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Bill not consistent with statutes of international bodies

The ministry of sports no doubt has good intentions to significantly improve the overall standard of sports in India, but going all out to enact a law called ‘Sports Bill 2011’ in its present form is not the best method.

other Updated: Nov 28, 2011 01:50 IST
shaji prabhakaran

The ministry of sports no doubt has good intentions to significantly improve the overall standard of sports in India, but going all out to enact a law called ‘Sports Bill 2011’ in its present form is not the best method. There are many alternative ways through which the ministry can bring corporate governance, transparency and efficiency in the functioning of the National Sports Federations and the Indian Olympic Association.

The best method the ministry should have adopted, and it can still do that, is introducing a self-regulatory mechanism for NSFs. It should be devised involving eminent business leaders, internationally recognised sports administrators, management experts, etc. Then, after consultations with the sports bodies, the ministry and the federation should sign an agreement that within a stipulated timeframe each NSF will adopt the mechanism or the ministry will de-recognise it. This will make the NSFs also feel empowered because the functioning of sports bodies is not only about the top leadership, but also includes a team of professionals who play a crucial role in each aspect.

After all, there are a few NSFs like the All India Football Federation, who function professionally. A few NSFs have themselves adopted a professional governance structure, and with RTI, there is absolute transparency. But one also needs to understand that equating the performances/medals at international level with the quality of functioning of NSFs in the Indian context is not fair. There is a huge gap to cover as far as sports culture is concerned, when compared to http://www.hindustantimes.com/Images/HTEditImages/Images/28-11-pg20b.jpgadvanced sports nations. Here, it should be a priority for the sports ministry to work closely with the HRD ministry to ensure sports becomes an integral part of education. The problem is that sports in India is seen only in terms of high performance, and has not been made a part of the overall well-being of every citizen. That's where our school set-up needs to be changed, to make sure each child has an opportunity for holistic development with sports playing a long-term role. There should be a law for ‘Right to Play’.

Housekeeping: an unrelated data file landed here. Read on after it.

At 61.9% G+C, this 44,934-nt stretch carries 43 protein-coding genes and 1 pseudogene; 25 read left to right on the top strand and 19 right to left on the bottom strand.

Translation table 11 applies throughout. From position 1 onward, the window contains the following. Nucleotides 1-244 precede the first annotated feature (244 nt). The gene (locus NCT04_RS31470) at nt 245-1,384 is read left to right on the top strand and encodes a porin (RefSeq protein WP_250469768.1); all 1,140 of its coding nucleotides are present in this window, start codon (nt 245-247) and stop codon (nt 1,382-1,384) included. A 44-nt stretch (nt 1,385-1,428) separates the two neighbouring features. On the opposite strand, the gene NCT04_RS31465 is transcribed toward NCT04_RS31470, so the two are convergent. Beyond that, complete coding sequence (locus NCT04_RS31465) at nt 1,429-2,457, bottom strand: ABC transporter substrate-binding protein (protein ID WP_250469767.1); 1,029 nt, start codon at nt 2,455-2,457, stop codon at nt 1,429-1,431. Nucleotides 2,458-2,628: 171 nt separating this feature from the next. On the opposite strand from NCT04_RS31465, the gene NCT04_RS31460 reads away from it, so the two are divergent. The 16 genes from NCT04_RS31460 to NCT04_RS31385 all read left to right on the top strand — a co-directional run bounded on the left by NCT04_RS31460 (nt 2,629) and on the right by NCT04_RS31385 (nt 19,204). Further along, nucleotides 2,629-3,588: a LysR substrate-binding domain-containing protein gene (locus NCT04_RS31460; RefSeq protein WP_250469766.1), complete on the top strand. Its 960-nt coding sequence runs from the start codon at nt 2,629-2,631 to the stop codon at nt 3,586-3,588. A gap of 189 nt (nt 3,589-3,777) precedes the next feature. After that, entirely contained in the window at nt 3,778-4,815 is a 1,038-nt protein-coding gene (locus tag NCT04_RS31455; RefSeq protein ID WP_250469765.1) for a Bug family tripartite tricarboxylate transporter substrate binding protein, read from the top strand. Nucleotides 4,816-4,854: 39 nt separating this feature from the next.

The draft Sports Bill is not consistent with standard statutes of many international sports federations. Limiting the tenure of office-bearers not only discourages an official who was successful in his/her tenure and deserves to continue for the good of that sport but also goes against the norms of ISFs. The policy should be supportive and encouraging. A champion athlete can never be told to limit his medal-winning run to a certain number of years. Similarly, a champion sports administrator should have the right to continue for unlimited terms.

It is wrong to think that by enacting the Bill corporate support for sport in India will change significantly. That is determined by market forces; the ministry should ensure sports as an industry can thrive and mature in the country. In India, most NSFs operate in very difficult conditions and many times it is their presidents who bail them out of heavy financial burdens with significant personal contributions.

The author is a FIFA development officer. The comments are his personal views

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